She turned around and faced the older woman, her eyes shining and her voice trembling with excitement. "Mildred, I'm pregnant!"
"She's pregnant, boss," Mildred said joyfully. "That's exactly what she told me—you and she are gonna have a baby!"
Remington Steele practically collapsed onto the couch behind him and stared up at her in astonishment. "Surely you're joking, Mildred—aren't you?" She shook her head and couldn't help but smile at his poleaxed state. "Good lord," he whispered half to himself. "Pregnant. She's pregnant, and I'm going to be a father. A father," he whispered again, his deep blue eyes wide with surprise. "Unbelievable. Where...where is she now, Mildred?"
"She's at your house, I guess, but I don't really know. After a while she left, without saying where she was going; that was about two, three hours ago, and it's nearly four now. Do you think we should be worried, boss?"
He thought for a moment, then said, "No, I don't think so, Mildred. I'm sure Laura's all right. She probably just went out for a walk or something; maybe even out buying toys and nursery furniture as we speak—you know how much she likes to plan ahead.
"You know something, Mildred," Remington continued as he stood up and headed for the door, "I have a brilliant idea. In celebration of this wonderful news, why don't we close up shop early for a change? I'll swing by our house and pick Laura up, then all three of us will meet at one of L.A.'s finest restaurants for a celebratory dinner."
"Sounds great, chief," the secretary replied, "but I don't think I'll join you. This should be a private party, I think, just between the two of you. It is your baby, after all." She stopped him as he passed by her and gave him a hug. "Congratulations, chief. You're gonna make a wonderful father, I'm sure of it."
"Thank you, Mildred. I hope so too." He returned the hug, then grinned and said, "A father. I'm actually going to be a father. Simply amazing, isn't it?" Shaking his head in wonder, he left the agency, intent on reaching home and his wife.
Laura placed a hand on her belly and looked out at the moonlit ocean. Her thoughts were a jumble of past memories, present worries, and future speculations, and she felt like she was helplessly adrift in the middle of it all, without any true sense of stability in her life.
She freely admitted to herself that for the first time ever she was truly scared. Scared for her future, for her marriage, for her unborn child—and most of all for her own self. It was the ultimate irony in her life, Laura reflected, that after years of always being in the line of danger and putting her life on the line for others' sake, she didn't have the courage to face this new miracle of life growing now right inside her.
"I don't know what to do," she said softly. "I don't feel worthy of you, little one."
Behind her, Remington cleared his throat and said lightly, "The guest room would make a perfect nursery. Lots of light, plenty of fresh air circulating around. All we'd have to do is put some new paint or wallpaper up and get new furniture, maybe even a couple of stuffed animals. We'd probably have to start looking for good schools now, too—they say you can never start planning your child's education too early, these days..."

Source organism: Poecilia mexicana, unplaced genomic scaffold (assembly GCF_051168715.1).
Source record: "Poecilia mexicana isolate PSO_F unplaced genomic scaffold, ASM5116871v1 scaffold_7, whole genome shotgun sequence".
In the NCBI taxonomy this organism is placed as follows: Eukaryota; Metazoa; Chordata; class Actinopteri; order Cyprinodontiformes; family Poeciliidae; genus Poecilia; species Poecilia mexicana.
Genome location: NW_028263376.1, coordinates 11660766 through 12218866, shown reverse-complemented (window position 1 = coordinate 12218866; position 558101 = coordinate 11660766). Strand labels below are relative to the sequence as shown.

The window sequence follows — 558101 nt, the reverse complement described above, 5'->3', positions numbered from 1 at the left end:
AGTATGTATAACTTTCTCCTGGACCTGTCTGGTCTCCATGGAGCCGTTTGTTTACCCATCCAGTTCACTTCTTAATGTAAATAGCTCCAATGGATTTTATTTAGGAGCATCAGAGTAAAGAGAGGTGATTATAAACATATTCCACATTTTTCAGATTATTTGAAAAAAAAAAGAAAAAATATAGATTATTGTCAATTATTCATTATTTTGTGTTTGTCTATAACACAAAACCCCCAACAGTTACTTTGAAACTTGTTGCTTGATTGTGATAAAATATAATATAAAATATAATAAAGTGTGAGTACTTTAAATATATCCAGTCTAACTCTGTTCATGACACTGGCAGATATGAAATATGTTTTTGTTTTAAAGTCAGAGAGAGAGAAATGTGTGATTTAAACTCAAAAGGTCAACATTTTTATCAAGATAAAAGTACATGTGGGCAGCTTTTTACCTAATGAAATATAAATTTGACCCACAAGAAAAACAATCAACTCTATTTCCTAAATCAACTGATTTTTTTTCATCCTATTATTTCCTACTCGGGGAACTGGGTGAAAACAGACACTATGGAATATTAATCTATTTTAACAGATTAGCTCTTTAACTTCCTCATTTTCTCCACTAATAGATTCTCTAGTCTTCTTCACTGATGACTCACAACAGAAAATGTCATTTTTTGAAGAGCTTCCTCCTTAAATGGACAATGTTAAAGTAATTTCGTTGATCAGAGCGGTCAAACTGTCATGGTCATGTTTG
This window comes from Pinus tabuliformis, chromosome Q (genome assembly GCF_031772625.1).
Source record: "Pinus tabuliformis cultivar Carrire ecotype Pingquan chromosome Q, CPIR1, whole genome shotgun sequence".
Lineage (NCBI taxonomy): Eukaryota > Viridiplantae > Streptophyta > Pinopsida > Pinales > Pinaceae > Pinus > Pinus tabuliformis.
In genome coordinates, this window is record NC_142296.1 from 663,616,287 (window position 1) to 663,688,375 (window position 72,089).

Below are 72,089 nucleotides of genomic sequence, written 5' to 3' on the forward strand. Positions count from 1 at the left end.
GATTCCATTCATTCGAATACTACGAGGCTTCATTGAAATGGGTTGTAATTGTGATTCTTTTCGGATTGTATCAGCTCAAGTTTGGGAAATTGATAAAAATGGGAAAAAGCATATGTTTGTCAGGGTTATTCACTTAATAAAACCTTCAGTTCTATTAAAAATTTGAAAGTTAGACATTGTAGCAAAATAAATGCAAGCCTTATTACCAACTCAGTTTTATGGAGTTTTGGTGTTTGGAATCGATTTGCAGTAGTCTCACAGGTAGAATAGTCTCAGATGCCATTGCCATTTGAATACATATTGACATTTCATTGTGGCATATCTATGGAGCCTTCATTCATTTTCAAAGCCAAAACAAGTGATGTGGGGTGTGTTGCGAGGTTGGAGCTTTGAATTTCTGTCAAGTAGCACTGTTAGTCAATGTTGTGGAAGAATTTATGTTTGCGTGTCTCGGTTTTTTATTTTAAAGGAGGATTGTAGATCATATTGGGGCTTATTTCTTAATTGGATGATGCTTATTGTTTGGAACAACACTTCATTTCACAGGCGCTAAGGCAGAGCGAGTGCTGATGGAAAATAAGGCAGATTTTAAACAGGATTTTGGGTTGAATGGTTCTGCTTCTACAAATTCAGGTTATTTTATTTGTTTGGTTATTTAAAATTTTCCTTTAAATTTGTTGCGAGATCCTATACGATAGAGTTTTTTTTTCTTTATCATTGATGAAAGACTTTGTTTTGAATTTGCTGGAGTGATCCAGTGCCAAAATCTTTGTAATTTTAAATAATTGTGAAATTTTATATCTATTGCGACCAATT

She said nothing in reply, so the thief-turned-detective walked up behind her, kissed her neck, and put his arms around her, his hands resting very gently on her belly. "Oh, Laura, I love you so much," he sighed. "I'm so very proud of you, too. I never thought I would be a father, and here I am, with the most beautiful woman in the world as his or her mother." When she still didn't answer, he said, "Laura, speak to me, tell me how you feel about it, please."
Laura turned around in his arms and looked at him. "I...I don't know how I feel," she finally said. "Happy, I guess—very happy. But also very scared at the same time."
"I understand, Laura. You're afraid that your pregnancy and future life as a parent will interfere with your job as a detective, and you may be forced to give one or the other up sometime soon. Well, you don't have to worry about that; we'll fix it so that you can do both without being guilty about neglecting either obligation. There's nothing that says you can't have both a career and a family you know, especially not these days. It'll all work out for the best, my darling, you'll see."
She reached up and wiped at tears that were threatening to escape from her deep brown eyes. "That's not what I'm really worried about, although I have thought about that, too. It's...it's...oh, damn!" she said finally. Frustrated, she pulled away from her husband's warm embrace, walked inside the dimly-lit bedroom, and sat on the edge of the bed, resting her elbows on her knees. The detective buried her head in her hands and sighed heavily. "I really thought I could handle something like this when the time came," she said, her voice muffled. "I thought I could handle this in a calm and rational way. But now that it's really happening, I don't know..." Her voice broke off as the tears started to flow again.